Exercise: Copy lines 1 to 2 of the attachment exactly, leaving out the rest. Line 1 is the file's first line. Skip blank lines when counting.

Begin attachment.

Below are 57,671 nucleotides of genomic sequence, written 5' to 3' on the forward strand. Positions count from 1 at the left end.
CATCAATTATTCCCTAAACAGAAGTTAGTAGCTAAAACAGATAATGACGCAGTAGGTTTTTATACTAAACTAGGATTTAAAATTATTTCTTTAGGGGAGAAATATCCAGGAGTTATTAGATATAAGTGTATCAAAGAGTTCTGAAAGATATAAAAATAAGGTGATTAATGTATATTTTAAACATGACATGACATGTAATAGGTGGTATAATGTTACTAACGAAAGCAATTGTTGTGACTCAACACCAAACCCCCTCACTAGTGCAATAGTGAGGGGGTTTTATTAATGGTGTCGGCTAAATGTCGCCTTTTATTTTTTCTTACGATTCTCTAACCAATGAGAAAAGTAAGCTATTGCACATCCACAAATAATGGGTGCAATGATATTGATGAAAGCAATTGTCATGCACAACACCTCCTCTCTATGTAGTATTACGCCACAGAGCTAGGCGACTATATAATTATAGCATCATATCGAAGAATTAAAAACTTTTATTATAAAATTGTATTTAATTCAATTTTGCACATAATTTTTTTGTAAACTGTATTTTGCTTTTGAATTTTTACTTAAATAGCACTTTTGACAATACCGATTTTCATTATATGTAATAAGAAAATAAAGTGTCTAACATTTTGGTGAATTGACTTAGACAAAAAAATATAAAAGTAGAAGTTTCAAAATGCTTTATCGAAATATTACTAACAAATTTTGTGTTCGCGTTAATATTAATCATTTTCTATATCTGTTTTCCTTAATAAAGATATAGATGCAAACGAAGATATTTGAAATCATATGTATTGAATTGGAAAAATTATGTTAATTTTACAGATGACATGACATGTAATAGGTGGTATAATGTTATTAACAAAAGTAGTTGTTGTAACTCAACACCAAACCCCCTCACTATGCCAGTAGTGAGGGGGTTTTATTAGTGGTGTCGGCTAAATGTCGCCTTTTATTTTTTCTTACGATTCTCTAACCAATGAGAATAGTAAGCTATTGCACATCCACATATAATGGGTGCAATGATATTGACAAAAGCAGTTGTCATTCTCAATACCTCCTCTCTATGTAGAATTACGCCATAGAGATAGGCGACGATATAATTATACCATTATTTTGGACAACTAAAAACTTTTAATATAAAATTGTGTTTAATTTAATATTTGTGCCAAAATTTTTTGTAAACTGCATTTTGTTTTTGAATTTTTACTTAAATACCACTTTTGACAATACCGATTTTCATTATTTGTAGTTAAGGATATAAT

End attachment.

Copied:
Below are 57,671 nucleotides of genomic sequence, written 5' to 3' on the forward strand. Positions count from 1 at the left end.
CATCAATTATTCCCTAAACAGAAGTTAGTAGCTAAAACAGATAATGACGCAGTAGGTTTTTATACTAAACTAGGATTTAAAATTATTTCTTTAGGGGAGAAATATCCAGGAGTTATTAGATATAAGTGTATCAAAGAGTTCTGAAAGATATAAAAATAAGGTGATTAATGTATATTTTAAACATGACATGACATGTAATAGGTGGTATAATGTTACTAACGAAAGCAATTGTTGTGACTCAACACCAAACCCCCTCACTAGTGCAATAGTGAGGGGGTTTTATTAATGGTGTCGGCTAAATGTCGCCTTTTATTTTTTCTTACGATTCTCTAACCAATGAGAAAAGTAAGCTATTGCACATCCACAAATAATGGGTGCAATGATATTGATGAAAGCAATTGTCATGCACAACACCTCCTCTCTATGTAGTATTACGCCACAGAGCTAGGCGACTATATAATTATAGCATCATATCGAAGAATTAAAAACTTTTATTATAAAATTGTATTTAATTCAATTTTGCACATAATTTTTTTGTAAACTGTATTTTGCTTTTGAATTTTTACTTAAATAGCACTTTTGACAATACCGATTTTCATTATATGTAATAAGAAAATAAAGTGTCTAACATTTTGGTGAATTGACTTAGACAAAAAAATATAAAAGTAGAAGTTTCAAAATGCTTTATCGAAATATTACTAACAAATTTTGTGTTCGCGTTAATATTAATCATTTTCTATATCTGTTTTCCTTAATAAAGATATAGATGCAAACGAAGATATTTGAAATCATATGTATTGAATTGGAAAAATTATGTTAATTTTACAGATGACATGACATGTAATAGGTGGTATAATGTTATTAACAAAAGTAGTTGTTGTAACTCAACACCAAACCCCCTCACTATGCCAGTAGTGAGGGGGTTTTATTAGTGGTGTCGGCTAAATGTCGCCTTTTATTTTTTCTTACGATTCTCTAACCAATGAGAATAGTAAGCTATTGCACATCCACATATAATGGGTGCAATGATATTGACAAAAGCAGTTGTCATTCTCAATACCTCCTCTCTATGTAGAATTACGCCATAGAGATAGGCGACGATATAATTATACCATTATTTTGGACAACTAAAAACTTTTAATATAAAATTGTGTTTAATTTAATATTTGTGCCAAAATTTTTTGTAAACTGCATTTTGTTTTTGAATTTTTACTTAAATACCACTTTTGACAATACCGATTTTCATTATTTGTAGTTAAGGATATAAT